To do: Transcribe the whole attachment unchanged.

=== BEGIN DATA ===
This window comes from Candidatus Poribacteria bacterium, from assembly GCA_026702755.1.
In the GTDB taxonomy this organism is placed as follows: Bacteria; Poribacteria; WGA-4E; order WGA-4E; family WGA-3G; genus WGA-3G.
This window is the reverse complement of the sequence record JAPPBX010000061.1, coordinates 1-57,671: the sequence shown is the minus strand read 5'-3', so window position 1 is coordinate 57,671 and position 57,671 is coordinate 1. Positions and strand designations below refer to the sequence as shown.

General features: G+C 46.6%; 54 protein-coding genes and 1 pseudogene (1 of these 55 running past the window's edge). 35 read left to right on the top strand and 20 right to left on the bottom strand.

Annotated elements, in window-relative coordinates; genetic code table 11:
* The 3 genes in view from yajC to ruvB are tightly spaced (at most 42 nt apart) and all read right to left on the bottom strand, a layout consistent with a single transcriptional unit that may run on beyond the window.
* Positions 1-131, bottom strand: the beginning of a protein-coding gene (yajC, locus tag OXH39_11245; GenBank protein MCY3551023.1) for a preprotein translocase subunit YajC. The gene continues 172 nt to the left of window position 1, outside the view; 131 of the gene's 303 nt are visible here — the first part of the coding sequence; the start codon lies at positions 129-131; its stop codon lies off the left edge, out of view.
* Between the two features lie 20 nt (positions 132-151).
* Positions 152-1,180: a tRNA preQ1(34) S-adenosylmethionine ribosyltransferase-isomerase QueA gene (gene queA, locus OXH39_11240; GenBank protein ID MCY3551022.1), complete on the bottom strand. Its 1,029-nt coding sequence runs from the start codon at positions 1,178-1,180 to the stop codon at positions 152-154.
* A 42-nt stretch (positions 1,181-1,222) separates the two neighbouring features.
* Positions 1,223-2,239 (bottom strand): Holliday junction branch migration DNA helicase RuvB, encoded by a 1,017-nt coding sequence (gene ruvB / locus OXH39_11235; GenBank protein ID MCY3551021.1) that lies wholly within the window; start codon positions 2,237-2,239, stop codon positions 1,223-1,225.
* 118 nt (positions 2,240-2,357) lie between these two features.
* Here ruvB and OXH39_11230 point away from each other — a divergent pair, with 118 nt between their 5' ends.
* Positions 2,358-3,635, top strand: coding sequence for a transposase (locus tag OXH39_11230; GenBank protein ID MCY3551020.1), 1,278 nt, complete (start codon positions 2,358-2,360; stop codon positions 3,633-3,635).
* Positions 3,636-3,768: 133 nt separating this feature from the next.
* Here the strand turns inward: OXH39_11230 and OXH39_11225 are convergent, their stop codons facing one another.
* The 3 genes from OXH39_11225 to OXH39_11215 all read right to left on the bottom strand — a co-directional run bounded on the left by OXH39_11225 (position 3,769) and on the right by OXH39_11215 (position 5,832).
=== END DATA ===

This window comes from Candidatus Poribacteria bacterium, from assembly GCA_026702755.1.
In the GTDB taxonomy this organism is placed as follows: Bacteria; Poribacteria; WGA-4E; order WGA-4E; family WGA-3G; genus WGA-3G.
This window is the reverse complement of the sequence record JAPPBX010000061.1, coordinates 1-57,671: the sequence shown is the minus strand read 5'-3', so window position 1 is coordinate 57,671 and position 57,671 is coordinate 1. Positions and strand designations below refer to the sequence as shown.

General features: G+C 46.6%; 54 protein-coding genes and 1 pseudogene (1 of these 55 running past the window's edge). 35 read left to right on the top strand and 20 right to left on the bottom strand.

Annotated elements, in window-relative coordinates; genetic code table 11:
* The 3 genes in view from yajC to ruvB are tightly spaced (at most 42 nt apart) and all read right to left on the bottom strand, a layout consistent with a single transcriptional unit that may run on beyond the window.
* Positions 1-131, bottom strand: the beginning of a protein-coding gene (yajC, locus tag OXH39_11245; GenBank protein MCY3551023.1) for a preprotein translocase subunit YajC. The gene continues 172 nt to the left of window position 1, outside the view; 131 of the gene's 303 nt are visible here — the first part of the coding sequence; the start codon lies at positions 129-131; its stop codon lies off the left edge, out of view.
* Between the two features lie 20 nt (positions 132-151).
* Positions 152-1,180: a tRNA preQ1(34) S-adenosylmethionine ribosyltransferase-isomerase QueA gene (gene queA, locus OXH39_11240; GenBank protein ID MCY3551022.1), complete on the bottom strand. Its 1,029-nt coding sequence runs from the start codon at positions 1,178-1,180 to the stop codon at positions 152-154.
* A 42-nt stretch (positions 1,181-1,222) separates the two neighbouring features.
* Positions 1,223-2,239 (bottom strand): Holliday junction branch migration DNA helicase RuvB, encoded by a 1,017-nt coding sequence (gene ruvB / locus OXH39_11235; GenBank protein ID MCY3551021.1) that lies wholly within the window; start codon positions 2,237-2,239, stop codon positions 1,223-1,225.
* 118 nt (positions 2,240-2,357) lie between these two features.
* Here ruvB and OXH39_11230 point away from each other — a divergent pair, with 118 nt between their 5' ends.
* Positions 2,358-3,635, top strand: coding sequence for a transposase (locus tag OXH39_11230; GenBank protein ID MCY3551020.1), 1,278 nt, complete (start codon positions 2,358-2,360; stop codon positions 3,633-3,635).
* Positions 3,636-3,768: 133 nt separating this feature from the next.
* Here the strand turns inward: OXH39_11230 and OXH39_11225 are convergent, their stop codons facing one another.
* The 3 genes from OXH39_11225 to OXH39_11215 all read right to left on the bottom strand — a co-directional run bounded on the left by OXH39_11225 (position 3,769) and on the right by OXH39_11215 (position 5,832).